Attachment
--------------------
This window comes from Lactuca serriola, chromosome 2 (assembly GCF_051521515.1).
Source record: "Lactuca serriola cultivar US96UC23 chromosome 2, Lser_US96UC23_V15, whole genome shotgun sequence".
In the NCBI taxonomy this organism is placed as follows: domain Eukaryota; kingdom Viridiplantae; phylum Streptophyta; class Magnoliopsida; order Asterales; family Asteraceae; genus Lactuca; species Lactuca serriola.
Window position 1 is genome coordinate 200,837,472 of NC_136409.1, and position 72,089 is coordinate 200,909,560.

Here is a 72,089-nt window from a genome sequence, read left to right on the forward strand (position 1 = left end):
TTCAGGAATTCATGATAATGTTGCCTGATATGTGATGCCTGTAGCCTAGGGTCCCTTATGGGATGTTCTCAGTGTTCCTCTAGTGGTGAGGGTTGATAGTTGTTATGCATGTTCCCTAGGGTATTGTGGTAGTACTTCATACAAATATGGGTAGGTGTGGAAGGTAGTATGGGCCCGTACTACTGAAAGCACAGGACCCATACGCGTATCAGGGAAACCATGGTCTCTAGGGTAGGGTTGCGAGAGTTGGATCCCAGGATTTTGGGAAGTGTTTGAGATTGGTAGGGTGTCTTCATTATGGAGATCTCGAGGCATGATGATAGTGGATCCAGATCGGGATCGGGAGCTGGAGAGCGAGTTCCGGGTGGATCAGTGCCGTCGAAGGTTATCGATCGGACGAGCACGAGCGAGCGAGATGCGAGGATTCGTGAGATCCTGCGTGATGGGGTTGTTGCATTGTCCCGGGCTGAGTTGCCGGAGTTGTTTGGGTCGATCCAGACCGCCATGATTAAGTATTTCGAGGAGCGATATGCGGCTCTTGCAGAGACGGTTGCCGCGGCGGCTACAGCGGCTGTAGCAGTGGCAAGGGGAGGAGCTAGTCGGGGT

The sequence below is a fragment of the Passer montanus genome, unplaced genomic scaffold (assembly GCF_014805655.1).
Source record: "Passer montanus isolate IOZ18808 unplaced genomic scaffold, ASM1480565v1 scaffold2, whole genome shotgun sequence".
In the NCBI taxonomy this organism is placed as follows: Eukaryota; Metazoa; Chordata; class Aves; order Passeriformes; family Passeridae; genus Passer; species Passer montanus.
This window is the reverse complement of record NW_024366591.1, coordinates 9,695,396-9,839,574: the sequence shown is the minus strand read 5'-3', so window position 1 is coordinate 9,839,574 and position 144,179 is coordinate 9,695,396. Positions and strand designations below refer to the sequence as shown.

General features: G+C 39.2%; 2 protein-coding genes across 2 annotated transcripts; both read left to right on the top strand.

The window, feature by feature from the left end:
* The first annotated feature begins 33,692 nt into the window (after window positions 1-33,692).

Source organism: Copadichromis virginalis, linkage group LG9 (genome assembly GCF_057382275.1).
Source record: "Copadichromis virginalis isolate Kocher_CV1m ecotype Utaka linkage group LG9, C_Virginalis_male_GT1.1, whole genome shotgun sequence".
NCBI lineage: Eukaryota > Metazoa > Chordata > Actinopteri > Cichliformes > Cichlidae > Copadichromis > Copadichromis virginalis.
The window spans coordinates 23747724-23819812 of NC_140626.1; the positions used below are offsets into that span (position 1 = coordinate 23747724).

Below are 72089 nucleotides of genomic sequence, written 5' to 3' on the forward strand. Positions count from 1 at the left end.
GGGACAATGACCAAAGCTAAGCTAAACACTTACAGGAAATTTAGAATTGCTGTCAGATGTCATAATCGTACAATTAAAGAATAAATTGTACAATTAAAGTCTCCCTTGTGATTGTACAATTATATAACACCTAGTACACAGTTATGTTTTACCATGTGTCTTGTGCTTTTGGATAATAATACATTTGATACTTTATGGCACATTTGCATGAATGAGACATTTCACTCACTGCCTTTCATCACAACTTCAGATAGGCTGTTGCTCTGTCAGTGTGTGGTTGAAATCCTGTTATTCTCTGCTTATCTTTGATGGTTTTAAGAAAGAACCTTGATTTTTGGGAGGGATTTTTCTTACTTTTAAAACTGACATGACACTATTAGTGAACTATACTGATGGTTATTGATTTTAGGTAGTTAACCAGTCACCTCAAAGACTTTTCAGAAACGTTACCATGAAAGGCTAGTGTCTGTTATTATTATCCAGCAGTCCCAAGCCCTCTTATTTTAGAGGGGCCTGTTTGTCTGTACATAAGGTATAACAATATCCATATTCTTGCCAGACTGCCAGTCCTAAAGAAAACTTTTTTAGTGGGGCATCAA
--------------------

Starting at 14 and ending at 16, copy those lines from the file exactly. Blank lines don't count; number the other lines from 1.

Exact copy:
Source organism: Copadichromis virginalis, linkage group LG9 (genome assembly GCF_057382275.1).
Source record: "Copadichromis virginalis isolate Kocher_CV1m ecotype Utaka linkage group LG9, C_Virginalis_male_GT1.1, whole genome shotgun sequence".
NCBI lineage: Eukaryota > Metazoa > Chordata > Actinopteri > Cichliformes > Cichlidae > Copadichromis > Copadichromis virginalis.